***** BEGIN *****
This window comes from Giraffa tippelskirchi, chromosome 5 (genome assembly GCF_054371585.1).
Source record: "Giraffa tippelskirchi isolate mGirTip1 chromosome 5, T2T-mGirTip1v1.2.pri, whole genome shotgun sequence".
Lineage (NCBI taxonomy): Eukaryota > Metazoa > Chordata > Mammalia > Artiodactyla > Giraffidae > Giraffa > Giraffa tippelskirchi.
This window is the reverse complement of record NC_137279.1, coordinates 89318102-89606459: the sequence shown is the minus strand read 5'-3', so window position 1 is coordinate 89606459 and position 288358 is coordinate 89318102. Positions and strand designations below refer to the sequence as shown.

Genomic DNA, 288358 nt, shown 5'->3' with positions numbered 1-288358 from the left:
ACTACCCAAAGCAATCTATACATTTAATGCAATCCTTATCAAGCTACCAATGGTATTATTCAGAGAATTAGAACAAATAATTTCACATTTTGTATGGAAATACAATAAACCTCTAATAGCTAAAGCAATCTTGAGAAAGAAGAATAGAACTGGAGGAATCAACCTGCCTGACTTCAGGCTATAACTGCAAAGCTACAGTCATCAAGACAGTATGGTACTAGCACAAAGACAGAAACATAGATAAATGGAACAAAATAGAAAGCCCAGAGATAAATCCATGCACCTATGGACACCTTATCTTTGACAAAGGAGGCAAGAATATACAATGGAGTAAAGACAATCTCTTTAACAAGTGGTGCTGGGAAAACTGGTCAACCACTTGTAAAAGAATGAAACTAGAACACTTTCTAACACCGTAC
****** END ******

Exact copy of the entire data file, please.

This window comes from Giraffa tippelskirchi, chromosome 5 (genome assembly GCF_054371585.1).
Source record: "Giraffa tippelskirchi isolate mGirTip1 chromosome 5, T2T-mGirTip1v1.2.pri, whole genome shotgun sequence".
Lineage (NCBI taxonomy): Eukaryota > Metazoa > Chordata > Mammalia > Artiodactyla > Giraffidae > Giraffa > Giraffa tippelskirchi.
This window is the reverse complement of record NC_137279.1, coordinates 89318102-89606459: the sequence shown is the minus strand read 5'-3', so window position 1 is coordinate 89606459 and position 288358 is coordinate 89318102. Positions and strand designations below refer to the sequence as shown.

Genomic DNA, 288358 nt, shown 5'->3' with positions numbered 1-288358 from the left:
ACTACCCAAAGCAATCTATACATTTAATGCAATCCTTATCAAGCTACCAATGGTATTATTCAGAGAATTAGAACAAATAATTTCACATTTTGTATGGAAATACAATAAACCTCTAATAGCTAAAGCAATCTTGAGAAAGAAGAATAGAACTGGAGGAATCAACCTGCCTGACTTCAGGCTATAACTGCAAAGCTACAGTCATCAAGACAGTATGGTACTAGCACAAAGACAGAAACATAGATAAATGGAACAAAATAGAAAGCCCAGAGATAAATCCATGCACCTATGGACACCTTATCTTTGACAAAGGAGGCAAGAATATACAATGGAGTAAAGACAATCTCTTTAACAAGTGGTGCTGGGAAAACTGGTCAACCACTTGTAAAAGAATGAAACTAGAACACTTTCTAACACCGTAC